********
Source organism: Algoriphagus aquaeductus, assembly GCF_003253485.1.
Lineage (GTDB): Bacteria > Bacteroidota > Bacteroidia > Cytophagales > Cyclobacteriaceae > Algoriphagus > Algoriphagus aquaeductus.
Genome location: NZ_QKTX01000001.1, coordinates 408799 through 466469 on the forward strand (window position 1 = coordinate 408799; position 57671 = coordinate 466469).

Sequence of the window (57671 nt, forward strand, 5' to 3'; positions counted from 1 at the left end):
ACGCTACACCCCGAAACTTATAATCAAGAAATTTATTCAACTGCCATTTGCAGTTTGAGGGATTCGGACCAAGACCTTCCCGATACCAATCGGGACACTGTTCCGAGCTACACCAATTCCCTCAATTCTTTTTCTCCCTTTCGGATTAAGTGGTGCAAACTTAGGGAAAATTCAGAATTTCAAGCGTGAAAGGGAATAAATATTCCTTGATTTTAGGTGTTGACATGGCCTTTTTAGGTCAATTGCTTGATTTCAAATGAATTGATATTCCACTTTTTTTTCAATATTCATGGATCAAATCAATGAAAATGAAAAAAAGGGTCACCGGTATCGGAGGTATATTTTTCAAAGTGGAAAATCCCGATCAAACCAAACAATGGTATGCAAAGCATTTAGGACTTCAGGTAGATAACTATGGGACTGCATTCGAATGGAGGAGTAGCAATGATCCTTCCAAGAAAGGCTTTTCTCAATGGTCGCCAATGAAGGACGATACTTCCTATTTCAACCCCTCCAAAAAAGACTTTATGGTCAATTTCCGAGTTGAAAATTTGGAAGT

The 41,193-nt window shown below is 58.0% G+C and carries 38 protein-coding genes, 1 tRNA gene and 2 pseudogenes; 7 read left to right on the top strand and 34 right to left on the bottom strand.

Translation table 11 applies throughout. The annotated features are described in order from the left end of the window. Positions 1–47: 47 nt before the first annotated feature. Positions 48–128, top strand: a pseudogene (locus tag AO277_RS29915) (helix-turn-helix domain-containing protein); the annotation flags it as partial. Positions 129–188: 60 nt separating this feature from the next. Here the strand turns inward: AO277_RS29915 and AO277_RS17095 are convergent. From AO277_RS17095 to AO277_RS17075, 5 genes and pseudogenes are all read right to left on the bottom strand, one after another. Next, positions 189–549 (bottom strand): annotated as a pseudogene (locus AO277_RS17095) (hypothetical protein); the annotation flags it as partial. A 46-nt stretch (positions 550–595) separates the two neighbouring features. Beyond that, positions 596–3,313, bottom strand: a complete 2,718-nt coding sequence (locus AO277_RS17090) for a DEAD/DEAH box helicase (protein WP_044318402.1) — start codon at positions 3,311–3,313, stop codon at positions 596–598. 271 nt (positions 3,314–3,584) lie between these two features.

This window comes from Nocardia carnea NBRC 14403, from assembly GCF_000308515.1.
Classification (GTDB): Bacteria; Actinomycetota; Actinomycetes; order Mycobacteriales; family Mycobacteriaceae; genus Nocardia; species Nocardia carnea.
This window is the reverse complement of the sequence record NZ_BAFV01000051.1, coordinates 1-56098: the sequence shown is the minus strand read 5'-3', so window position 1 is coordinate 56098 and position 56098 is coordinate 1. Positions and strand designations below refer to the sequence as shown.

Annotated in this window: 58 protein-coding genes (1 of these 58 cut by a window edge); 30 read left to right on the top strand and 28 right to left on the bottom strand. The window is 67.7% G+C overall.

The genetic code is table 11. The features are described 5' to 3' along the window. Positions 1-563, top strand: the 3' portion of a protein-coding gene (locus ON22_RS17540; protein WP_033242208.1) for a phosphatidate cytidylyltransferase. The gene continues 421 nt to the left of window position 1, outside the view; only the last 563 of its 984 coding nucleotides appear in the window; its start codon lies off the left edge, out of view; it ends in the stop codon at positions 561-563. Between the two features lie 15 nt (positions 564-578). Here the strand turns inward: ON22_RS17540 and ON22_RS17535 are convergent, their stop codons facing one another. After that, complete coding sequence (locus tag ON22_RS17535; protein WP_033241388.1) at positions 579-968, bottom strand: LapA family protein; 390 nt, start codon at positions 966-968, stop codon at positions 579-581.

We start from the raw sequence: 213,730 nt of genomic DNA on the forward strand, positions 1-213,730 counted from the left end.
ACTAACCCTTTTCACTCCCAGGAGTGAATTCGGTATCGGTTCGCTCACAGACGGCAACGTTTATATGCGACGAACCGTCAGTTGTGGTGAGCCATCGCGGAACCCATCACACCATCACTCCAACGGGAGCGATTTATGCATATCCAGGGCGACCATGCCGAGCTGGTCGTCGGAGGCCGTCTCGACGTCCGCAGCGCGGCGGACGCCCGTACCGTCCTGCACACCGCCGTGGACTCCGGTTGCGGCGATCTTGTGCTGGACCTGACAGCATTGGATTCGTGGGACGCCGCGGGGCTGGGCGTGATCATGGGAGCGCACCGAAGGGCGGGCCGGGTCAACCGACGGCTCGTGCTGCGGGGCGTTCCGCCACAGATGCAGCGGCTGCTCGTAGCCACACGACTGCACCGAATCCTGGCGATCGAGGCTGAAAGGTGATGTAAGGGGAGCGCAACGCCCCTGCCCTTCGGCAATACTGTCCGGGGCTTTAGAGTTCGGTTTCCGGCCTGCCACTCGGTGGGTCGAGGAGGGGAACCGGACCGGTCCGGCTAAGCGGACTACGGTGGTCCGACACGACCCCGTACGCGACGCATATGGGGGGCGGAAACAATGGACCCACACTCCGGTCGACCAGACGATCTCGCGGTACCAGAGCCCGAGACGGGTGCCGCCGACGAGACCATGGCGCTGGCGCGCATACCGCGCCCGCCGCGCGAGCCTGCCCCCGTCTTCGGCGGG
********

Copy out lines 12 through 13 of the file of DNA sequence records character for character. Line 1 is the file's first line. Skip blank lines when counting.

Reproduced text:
The genetic code is table 11. The features are described 5' to 3' along the window. Positions 1-563, top strand: the 3' portion of a protein-coding gene (locus ON22_RS17540; protein WP_033242208.1) for a phosphatidate cytidylyltransferase. The gene continues 421 nt to the left of window position 1, outside the view; only the last 563 of its 984 coding nucleotides appear in the window; its start codon lies off the left edge, out of view; it ends in the stop codon at positions 561-563. Between the two features lie 15 nt (positions 564-578). Here the strand turns inward: ON22_RS17540 and ON22_RS17535 are convergent, their stop codons facing one another. After that, complete coding sequence (locus tag ON22_RS17535; protein WP_033241388.1) at positions 579-968, bottom strand: LapA family protein; 390 nt, start codon at positions 966-968, stop codon at positions 579-581.

We start from the raw sequence: 213,730 nt of genomic DNA on the forward strand, positions 1-213,730 counted from the left end.